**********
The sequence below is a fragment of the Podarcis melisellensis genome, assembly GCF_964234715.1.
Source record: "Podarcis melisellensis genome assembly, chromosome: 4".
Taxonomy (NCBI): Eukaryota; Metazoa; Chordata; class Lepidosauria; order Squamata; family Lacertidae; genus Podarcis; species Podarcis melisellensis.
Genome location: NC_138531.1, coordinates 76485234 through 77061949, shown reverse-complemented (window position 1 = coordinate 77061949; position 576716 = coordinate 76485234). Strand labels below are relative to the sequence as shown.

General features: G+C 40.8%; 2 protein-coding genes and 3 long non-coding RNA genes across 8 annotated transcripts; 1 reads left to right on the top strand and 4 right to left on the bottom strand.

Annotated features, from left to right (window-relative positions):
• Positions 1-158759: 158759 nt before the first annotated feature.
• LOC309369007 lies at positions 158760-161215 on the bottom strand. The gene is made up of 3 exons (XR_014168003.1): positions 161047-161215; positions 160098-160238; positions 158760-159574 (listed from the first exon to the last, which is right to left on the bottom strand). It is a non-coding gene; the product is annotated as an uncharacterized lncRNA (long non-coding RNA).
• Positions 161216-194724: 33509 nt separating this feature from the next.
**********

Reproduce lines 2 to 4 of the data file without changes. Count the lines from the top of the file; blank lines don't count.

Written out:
Source record: "Podarcis melisellensis genome assembly, chromosome: 4".
Taxonomy (NCBI): Eukaryota; Metazoa; Chordata; class Lepidosauria; order Squamata; family Lacertidae; genus Podarcis; species Podarcis melisellensis.
Genome location: NC_138531.1, coordinates 76485234 through 77061949, shown reverse-complemented (window position 1 = coordinate 77061949; position 576716 = coordinate 76485234). Strand labels below are relative to the sequence as shown.